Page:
Daily sap volume had values of from 1.40 dm3 to 10.90 dm3 in the younger group of trees, with an average value of 4.13 dm3 and a standard deviation of 3.06 dm3 (Table 5). In the group of older trees, a wider range of variability in this feature was observed: the minimum was 0.70d dm3/24h and the maximum was 14.40 dm3/24h. The average daily sap volume of older trees was 4.74 dm3 with a standard deviation of 3.26 dm3. Taking into account the sap collection dates, the highest arithmetic means were observed at the second date, both in the group of younger and older trees. The lowest average values in the group of younger trees were observed at date III, and in the older trees—at date I. The highest variability of the daily sap volume of the younger trees was observed at the third date (standard deviation 3.55 dm3/24h), while of older trees—at the second date (4.25 dm3/24h). Detailed summary statistics of daily sap volume in a group of younger and older trees at different sap collection dates is presented in Table 5. Comparison of distributions of daily sap volume for each group is presented at Fig 1.
The content of elements in birch sap from younger and older trees was examined. The measures of the descriptive statistics for each group are presented in Table 6 (minerals) and Table 7 (heavy metals). These values for Zn were on average 0.61 mg/dm3 both in younger and older trees, while for Mn they were 1.45 for young trees and 2.25 mg/dm3 for old ones. Respectively, average values for heavy metals were: Pb 12.60 and 15.40 μg/dm3, Ni 1.34 and 3.55 μg/dm3, Cd 0.91 and 1.28 μg/dm3. A comparison of the average content of particular elements in birch sap from younger and older trees was not possible in several cases. For Cu, the average value in the group of younger trees was 0.12 mg/dm3, for older trees it was 0.16 mg/dm3; for Ni 1.34 μg/dm3 and 3.55 μg/dm3 respectively. All values for Cr were below LOQ. The distributions of the contents of individual elements are presented in Fig 2 (minerals) and Fig 3 (heavy metals).
Taking into account the sap collection dates, the highest average value of Zn content in birch sap taken from younger trees was found at date II; this date also had the greatest variability in the content of this element. In the group of older trees, the highest average Zn content was found at date III, and the highest variability–at date II. In the case of Cu, the highest average content and the highest variability in both younger and older trees were observed at date III. Mn content in the group of younger trees had the highest average at date II, while the highest variability at date III. In the group of older trees, both the highest average content of this element and the highest variability were found at the second date (Table 6).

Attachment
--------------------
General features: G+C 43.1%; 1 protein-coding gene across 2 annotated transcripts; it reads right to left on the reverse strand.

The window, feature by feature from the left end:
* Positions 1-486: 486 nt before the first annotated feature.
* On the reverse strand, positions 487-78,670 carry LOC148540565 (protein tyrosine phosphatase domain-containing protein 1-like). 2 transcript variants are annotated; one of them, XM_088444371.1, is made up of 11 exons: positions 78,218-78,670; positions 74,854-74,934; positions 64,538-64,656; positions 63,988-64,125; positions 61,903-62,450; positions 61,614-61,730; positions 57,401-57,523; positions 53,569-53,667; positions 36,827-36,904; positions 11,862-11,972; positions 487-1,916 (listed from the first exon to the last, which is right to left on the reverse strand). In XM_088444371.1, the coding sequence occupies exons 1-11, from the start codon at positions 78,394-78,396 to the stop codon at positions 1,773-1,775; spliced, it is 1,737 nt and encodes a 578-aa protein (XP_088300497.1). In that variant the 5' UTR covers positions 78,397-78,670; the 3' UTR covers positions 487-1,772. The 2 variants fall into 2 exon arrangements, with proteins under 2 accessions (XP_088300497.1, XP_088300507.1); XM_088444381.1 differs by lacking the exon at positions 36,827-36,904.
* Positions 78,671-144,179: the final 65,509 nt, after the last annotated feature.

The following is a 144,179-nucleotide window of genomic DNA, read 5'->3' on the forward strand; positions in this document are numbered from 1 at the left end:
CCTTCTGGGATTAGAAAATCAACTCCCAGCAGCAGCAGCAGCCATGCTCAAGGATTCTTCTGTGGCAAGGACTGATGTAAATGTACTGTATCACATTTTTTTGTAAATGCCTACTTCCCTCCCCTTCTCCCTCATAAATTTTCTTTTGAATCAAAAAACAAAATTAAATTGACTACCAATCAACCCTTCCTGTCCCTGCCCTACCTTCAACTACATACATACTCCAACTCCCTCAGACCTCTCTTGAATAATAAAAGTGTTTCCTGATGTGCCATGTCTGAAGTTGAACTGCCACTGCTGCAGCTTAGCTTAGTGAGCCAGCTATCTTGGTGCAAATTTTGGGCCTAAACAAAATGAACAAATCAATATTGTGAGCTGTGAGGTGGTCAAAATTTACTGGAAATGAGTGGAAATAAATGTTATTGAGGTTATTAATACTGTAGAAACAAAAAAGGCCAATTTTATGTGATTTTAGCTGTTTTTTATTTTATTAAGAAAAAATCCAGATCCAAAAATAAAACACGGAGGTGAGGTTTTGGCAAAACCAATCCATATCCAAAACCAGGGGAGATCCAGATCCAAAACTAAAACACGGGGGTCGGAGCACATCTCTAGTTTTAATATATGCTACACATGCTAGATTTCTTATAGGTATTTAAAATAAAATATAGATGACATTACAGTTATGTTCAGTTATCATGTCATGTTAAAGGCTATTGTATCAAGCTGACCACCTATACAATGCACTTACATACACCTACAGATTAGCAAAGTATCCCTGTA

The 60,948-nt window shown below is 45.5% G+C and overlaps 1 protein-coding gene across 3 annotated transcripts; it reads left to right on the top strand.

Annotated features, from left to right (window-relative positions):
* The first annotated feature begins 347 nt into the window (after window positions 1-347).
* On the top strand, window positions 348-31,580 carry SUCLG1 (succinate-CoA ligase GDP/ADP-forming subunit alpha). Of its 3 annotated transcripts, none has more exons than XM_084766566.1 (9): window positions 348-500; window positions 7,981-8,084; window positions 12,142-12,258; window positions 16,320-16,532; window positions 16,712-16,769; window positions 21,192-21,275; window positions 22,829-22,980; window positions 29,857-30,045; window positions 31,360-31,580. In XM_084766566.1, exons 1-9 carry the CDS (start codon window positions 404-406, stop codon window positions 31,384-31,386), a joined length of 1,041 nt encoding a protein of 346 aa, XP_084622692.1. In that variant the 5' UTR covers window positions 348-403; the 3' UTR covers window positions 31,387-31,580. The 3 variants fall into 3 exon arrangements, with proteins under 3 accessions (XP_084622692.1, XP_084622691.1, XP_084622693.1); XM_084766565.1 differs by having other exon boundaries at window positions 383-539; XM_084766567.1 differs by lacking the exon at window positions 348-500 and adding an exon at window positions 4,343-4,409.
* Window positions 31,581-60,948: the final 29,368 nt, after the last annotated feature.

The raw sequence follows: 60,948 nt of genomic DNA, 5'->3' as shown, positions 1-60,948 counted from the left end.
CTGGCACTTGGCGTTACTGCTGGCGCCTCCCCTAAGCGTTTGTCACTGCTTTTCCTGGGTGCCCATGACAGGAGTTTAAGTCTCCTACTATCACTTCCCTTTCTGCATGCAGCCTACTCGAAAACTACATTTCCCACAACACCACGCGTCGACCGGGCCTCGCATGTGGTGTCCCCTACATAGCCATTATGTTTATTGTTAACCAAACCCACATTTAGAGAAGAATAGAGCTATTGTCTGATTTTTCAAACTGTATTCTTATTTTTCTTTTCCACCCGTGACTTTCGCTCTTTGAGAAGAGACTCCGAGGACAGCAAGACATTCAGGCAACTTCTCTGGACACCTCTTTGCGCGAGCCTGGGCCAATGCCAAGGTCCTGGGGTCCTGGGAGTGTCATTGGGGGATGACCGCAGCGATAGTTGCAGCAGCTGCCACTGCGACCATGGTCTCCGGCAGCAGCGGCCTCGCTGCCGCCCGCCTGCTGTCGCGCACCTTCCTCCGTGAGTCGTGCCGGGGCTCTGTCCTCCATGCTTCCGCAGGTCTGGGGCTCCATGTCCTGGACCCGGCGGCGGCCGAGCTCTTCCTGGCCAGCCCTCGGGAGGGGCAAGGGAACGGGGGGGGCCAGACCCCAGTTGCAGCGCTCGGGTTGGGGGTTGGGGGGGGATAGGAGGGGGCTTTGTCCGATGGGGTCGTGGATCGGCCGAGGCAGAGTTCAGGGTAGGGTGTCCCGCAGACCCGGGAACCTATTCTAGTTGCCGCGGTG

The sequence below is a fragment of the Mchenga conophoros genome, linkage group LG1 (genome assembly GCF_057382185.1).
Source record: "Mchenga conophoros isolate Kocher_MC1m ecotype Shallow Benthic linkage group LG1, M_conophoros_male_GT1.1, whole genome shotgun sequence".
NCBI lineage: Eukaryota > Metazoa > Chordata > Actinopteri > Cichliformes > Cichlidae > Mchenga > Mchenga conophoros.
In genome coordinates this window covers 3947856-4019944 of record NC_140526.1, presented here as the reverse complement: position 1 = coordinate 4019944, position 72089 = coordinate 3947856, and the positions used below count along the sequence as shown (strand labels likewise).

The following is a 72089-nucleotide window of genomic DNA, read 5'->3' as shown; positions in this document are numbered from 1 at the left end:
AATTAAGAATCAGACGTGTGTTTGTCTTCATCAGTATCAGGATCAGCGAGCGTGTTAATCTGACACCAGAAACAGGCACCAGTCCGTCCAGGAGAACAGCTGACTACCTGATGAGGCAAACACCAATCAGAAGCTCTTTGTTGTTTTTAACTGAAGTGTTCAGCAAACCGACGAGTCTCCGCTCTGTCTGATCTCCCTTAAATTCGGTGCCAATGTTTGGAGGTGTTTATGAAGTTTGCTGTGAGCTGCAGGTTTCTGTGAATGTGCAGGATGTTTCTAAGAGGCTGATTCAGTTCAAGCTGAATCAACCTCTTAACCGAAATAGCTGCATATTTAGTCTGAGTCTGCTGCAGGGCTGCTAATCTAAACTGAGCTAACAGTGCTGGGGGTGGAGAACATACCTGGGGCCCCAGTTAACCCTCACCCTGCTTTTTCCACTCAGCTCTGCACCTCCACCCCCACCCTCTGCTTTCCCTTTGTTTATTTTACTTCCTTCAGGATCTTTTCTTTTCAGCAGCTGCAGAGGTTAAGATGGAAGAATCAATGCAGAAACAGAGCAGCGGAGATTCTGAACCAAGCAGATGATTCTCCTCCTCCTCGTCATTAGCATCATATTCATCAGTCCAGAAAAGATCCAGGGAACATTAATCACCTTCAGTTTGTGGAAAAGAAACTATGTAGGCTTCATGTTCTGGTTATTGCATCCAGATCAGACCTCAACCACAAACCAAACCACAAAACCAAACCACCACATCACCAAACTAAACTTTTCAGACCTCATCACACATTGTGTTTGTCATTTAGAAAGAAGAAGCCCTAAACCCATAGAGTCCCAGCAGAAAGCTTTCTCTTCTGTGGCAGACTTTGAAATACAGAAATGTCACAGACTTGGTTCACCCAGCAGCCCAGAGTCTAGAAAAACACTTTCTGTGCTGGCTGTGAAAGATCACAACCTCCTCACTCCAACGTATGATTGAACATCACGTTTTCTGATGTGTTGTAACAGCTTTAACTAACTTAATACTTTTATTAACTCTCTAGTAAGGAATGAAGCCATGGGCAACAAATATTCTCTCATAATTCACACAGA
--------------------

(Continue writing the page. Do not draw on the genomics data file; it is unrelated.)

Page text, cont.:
Of the heavy metals, no analysis could be performed for Cr, because all its values were lower than LOQ. Pb content turned out to be the highest at the collection date III, both in the group of younger and older trees. This term also exhibited the largest variability of trees in terms of the content of this element in birch sap for both age groups. In the case of Ni in the group of young trees, both the highest content and the greatest variability of this feature were found at date III. On the other hand, both measures (mean and standard deviation) in the group of older trees had the highest values at the second measurement date. Average Cd content in birch sap turned out to be the highest at date III in both younger and older trees. At this date, the highest variability of Cd content was found in older trees. In the case of the group of younger trees, the greatest variation in the value of this feature was found at date II (Table 7).
Using GLM, we checked which factors (age, sap collection date, daily sap volume) affect the content of selected elements in birch sap. The impact of these factors varies depending on the element studied (Tables 8 and 9). In the case of Zn, the sap collection date proved to be an important factor (Table 8); in the first term, the content of this element in birch sap was significantly lower than in terms II and III, constituting one homogeneous group (Fig 4).
Two factors have a significant impact on the Cu content in birch sap: sap collection date and daily sap volume (Table 8). Comparison of the model curves presenting the relationship between the content of Cu and daily sap volume shows a trend in which the content of this element decreases as the daily birch sap volume increases. The location of the curves relative to each other indicates that the model has the highest Cu content at date II and the lowest at date I (Fig 4).